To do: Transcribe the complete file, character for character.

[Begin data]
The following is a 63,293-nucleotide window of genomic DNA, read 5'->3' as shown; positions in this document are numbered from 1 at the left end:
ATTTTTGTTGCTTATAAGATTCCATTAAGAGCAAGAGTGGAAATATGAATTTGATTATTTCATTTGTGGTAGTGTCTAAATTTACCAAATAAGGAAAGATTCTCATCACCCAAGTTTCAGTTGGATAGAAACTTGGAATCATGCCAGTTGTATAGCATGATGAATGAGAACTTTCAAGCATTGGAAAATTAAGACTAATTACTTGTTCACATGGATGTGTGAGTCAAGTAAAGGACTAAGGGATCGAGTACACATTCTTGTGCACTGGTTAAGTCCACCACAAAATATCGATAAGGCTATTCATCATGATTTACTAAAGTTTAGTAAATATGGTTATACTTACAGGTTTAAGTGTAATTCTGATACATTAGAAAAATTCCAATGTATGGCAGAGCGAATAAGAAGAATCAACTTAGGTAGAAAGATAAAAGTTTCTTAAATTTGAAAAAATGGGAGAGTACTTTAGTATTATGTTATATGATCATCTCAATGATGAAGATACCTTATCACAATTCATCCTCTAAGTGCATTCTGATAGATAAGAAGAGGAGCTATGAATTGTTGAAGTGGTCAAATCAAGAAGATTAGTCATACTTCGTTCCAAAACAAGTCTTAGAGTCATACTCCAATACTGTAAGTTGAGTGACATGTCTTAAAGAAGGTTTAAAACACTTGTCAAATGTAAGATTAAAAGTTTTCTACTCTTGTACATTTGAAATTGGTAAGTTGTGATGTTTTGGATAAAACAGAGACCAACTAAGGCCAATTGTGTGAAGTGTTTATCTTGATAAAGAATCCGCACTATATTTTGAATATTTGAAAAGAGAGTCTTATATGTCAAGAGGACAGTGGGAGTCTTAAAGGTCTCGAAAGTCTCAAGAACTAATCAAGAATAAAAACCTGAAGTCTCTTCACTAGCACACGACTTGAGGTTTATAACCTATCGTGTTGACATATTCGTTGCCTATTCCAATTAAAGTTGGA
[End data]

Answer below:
The following is a 63,293-nucleotide window of genomic DNA, read 5'->3' as shown; positions in this document are numbered from 1 at the left end:
ATTTTTGTTGCTTATAAGATTCCATTAAGAGCAAGAGTGGAAATATGAATTTGATTATTTCATTTGTGGTAGTGTCTAAATTTACCAAATAAGGAAAGATTCTCATCACCCAAGTTTCAGTTGGATAGAAACTTGGAATCATGCCAGTTGTATAGCATGATGAATGAGAACTTTCAAGCATTGGAAAATTAAGACTAATTACTTGTTCACATGGATGTGTGAGTCAAGTAAAGGACTAAGGGATCGAGTACACATTCTTGTGCACTGGTTAAGTCCACCACAAAATATCGATAAGGCTATTCATCATGATTTACTAAAGTTTAGTAAATATGGTTATACTTACAGGTTTAAGTGTAATTCTGATACATTAGAAAAATTCCAATGTATGGCAGAGCGAATAAGAAGAATCAACTTAGGTAGAAAGATAAAAGTTTCTTAAATTTGAAAAAATGGGAGAGTACTTTAGTATTATGTTATATGATCATCTCAATGATGAAGATACCTTATCACAATTCATCCTCTAAGTGCATTCTGATAGATAAGAAGAGGAGCTATGAATTGTTGAAGTGGTCAAATCAAGAAGATTAGTCATACTTCGTTCCAAAACAAGTCTTAGAGTCATACTCCAATACTGTAAGTTGAGTGACATGTCTTAAAGAAGGTTTAAAACACTTGTCAAATGTAAGATTAAAAGTTTTCTACTCTTGTACATTTGAAATTGGTAAGTTGTGATGTTTTGGATAAAACAGAGACCAACTAAGGCCAATTGTGTGAAGTGTTTATCTTGATAAAGAATCCGCACTATATTTTGAATATTTGAAAAGAGAGTCTTATATGTCAAGAGGACAGTGGGAGTCTTAAAGGTCTCGAAAGTCTCAAGAACTAATCAAGAATAAAAACCTGAAGTCTCTTCACTAGCACACGACTTGAGGTTTATAACCTATCGTGTTGACATATTCGTTGCCTATTCCAATTAAAGTTGGA